April 17, 2012
Note: This is the third in a series of articles on the consequences of the authoritarian standards & high-stakes testing.
Starting tomorrow every American girl and boy in grades 3- 8 will participate in the testing games, an annual competition to determine which schools are good or bad, whether they have a good teacher or a bad one, and what factoids they put to memory or guesswork.… Read more
December 14, 2011
For some time I have been writing about high-stakes testing and the standards-based corporate movement which are creating havoc with our schools. One of the principal writers on the critique of testing and standards has been Anthony Cody, a 24 year veteran teacher in Oakland. For 18 years he was a science teacher, and is a National Board certified teacher, and now leads workshops on Project Based Learning.… Read more
November 20, 2011
This is a post I wrote five years ago today, and it sheds some light on the pressure that school districts experience as a result of high-stakes testing. In particular, I draw attention to Atlanta cheating scandal which appears to have had its origins about five years ago when I first wrote this post. There were warning signs then, as I wrote then, that teachers were pressured to focus their attention on reading and math literacy and not be concerned about other subjects, especially at the elementary and middle school levels.… Read more
November 11, 2011
The Art of Teaching Science has just published a new eBook entitled The Enigma of High-Stakes Testing in Science.
The Enigma of High-Stakes Testing in Science is a new eBook published by the Art of Teaching Science Weblog, and made available free. This eBook is based on blog posts that were written over the past few months. The content of this eBook is based on the position that high-stakes tests, which are used to make life-changing decisions about students, teachers, and schools, should be banned from use as further research is carried out to design alternate systems that are humanistic and student-centered.… Read more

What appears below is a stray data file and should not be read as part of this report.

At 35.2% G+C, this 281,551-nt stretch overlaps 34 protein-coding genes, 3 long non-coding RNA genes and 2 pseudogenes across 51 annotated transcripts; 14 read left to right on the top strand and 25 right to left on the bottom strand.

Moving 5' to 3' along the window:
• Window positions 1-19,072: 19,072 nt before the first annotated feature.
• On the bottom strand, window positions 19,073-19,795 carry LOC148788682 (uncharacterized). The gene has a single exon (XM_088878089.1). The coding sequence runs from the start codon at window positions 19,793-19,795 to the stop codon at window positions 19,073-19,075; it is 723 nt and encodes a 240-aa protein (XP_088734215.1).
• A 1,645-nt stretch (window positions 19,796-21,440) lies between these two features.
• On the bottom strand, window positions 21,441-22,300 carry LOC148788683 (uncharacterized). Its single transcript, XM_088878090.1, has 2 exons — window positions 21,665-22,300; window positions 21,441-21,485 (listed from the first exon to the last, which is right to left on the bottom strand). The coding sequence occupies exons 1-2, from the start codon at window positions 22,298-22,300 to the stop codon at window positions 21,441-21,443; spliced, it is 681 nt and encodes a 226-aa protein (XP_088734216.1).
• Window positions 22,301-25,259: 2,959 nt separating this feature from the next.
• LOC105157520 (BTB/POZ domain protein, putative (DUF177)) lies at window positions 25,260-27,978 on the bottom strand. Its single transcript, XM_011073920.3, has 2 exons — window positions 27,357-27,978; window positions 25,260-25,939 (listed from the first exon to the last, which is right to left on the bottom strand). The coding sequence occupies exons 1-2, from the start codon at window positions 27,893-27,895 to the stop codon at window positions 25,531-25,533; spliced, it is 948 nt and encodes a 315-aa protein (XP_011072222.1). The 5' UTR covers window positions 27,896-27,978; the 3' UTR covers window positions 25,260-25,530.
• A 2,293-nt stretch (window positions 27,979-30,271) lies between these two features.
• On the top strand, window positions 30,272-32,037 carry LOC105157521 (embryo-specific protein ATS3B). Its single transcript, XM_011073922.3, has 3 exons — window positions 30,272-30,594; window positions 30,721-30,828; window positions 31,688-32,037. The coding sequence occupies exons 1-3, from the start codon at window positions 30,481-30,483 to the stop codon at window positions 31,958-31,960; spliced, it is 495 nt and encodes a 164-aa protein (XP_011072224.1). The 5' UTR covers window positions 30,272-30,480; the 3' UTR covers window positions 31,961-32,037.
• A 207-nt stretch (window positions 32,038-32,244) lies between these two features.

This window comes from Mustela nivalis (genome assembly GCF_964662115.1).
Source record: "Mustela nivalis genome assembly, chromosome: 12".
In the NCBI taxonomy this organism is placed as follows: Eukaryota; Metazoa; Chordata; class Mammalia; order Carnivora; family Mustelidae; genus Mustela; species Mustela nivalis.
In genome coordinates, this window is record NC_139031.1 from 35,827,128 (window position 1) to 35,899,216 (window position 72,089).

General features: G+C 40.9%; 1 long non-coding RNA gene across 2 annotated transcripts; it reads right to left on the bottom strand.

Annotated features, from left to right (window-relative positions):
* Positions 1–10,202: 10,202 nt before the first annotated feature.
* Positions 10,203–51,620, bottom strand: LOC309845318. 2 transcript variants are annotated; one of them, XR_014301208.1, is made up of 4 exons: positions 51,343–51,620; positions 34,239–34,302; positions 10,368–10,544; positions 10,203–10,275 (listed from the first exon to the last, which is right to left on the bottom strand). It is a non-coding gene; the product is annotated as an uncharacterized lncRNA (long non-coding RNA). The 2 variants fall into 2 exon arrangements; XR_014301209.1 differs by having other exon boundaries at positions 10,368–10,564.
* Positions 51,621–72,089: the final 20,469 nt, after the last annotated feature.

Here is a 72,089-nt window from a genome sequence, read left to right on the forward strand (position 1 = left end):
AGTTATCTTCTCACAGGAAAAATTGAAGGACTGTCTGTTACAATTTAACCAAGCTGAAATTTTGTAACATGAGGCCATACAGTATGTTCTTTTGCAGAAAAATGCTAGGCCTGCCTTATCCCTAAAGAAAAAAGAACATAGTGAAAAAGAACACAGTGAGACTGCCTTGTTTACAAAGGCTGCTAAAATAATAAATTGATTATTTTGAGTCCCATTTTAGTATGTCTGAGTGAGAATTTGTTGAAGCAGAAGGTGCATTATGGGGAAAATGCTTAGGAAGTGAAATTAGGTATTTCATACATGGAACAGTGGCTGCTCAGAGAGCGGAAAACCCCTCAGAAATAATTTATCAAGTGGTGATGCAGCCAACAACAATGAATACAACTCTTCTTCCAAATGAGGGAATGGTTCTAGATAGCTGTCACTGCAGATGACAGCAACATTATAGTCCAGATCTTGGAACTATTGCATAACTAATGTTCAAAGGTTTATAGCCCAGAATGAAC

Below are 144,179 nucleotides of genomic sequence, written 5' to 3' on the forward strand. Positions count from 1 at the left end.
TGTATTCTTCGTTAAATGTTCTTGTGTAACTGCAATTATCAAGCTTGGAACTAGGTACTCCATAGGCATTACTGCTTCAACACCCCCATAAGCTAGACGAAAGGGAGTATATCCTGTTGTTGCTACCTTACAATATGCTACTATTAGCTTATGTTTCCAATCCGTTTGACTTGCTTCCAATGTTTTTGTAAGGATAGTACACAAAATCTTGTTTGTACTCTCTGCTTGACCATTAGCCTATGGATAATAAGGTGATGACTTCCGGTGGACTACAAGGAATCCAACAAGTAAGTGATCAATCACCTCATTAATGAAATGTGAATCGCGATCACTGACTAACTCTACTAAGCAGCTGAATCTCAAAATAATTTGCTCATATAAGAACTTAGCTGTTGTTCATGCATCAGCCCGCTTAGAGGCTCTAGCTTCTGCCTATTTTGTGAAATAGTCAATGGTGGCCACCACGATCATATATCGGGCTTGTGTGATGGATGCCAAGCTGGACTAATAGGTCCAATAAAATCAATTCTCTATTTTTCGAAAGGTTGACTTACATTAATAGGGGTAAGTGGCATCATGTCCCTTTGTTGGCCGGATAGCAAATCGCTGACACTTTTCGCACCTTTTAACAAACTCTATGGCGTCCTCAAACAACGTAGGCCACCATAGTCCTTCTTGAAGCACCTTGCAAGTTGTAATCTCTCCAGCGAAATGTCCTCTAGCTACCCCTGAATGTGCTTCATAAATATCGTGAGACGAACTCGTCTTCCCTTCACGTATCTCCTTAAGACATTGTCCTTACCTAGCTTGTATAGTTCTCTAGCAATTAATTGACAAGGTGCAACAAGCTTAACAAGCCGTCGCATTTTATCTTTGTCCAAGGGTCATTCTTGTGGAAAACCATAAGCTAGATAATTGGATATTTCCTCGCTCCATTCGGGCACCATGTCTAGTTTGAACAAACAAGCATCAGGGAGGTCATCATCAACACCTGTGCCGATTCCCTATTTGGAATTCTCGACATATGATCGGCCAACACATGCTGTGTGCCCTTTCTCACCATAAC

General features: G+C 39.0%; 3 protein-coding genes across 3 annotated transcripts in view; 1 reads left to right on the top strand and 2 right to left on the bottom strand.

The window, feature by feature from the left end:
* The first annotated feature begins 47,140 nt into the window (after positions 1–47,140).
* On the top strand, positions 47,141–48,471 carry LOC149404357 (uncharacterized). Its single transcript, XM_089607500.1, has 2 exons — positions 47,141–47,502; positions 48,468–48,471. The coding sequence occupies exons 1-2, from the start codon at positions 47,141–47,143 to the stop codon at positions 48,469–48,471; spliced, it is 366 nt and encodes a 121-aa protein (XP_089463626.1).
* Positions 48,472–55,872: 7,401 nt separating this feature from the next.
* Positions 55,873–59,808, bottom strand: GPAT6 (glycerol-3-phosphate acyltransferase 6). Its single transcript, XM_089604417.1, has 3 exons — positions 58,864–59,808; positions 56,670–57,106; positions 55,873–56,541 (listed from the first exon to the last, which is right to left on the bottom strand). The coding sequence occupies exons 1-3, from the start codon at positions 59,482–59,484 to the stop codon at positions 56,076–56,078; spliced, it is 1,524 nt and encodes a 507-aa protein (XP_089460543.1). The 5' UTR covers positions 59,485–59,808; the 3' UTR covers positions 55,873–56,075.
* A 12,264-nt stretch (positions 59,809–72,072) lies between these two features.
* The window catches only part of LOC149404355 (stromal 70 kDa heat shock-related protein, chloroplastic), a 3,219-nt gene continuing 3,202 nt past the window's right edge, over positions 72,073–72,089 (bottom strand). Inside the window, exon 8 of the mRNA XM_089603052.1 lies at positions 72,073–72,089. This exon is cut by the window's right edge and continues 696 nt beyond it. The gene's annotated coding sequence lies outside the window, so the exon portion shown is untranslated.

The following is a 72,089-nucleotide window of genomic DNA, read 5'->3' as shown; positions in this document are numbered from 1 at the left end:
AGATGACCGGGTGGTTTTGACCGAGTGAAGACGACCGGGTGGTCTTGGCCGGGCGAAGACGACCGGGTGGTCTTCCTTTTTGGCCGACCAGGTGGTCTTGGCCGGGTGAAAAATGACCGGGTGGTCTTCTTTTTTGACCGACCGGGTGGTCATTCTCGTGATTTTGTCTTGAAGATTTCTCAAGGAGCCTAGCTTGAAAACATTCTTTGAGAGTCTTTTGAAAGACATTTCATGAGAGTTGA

November 1, 2011
A new eBook will soon be published by The Art of Teaching Science Blog with the title: Why Should High-Stakes Testing be Banned?
Over the past three months, I have written about the Common Core State Standards, the Next Generation of Science Standards, and the corporate take-over of public education. Living in the Atlanta area, and having been a professor at Georgia State University (GSU) for many years, the Atlanta test cheating scandal hit very close to home.… Read more
October 22, 2011
High stakes testing should not be used to make significant decisions about student performance (achievement in a course, passing a course, being promoted, graduating) and should be banned. In this post we explore formative assessment methods, and show how teachers to make decisions and judgments about student achievement should use a combination of formative and summative assessments.
Some would argue that we don’t have the science right to make such a decision.… Read more
October 16, 2011
In an article in the The Palm Beach News, science teachers discovered that when they threw out the recommended science inquiry and hands on activities, their students improved their scores on the Florida Comprehensive Assessment Test (FCAT).
I am not writing this as a protest against these science teachers. They know their students better than you and I, but I want to use this case as a way to talk about the Collateral Damage (as described by Sharon Nichols & David Berliner in their book) caused by high-stakes testing.… Read more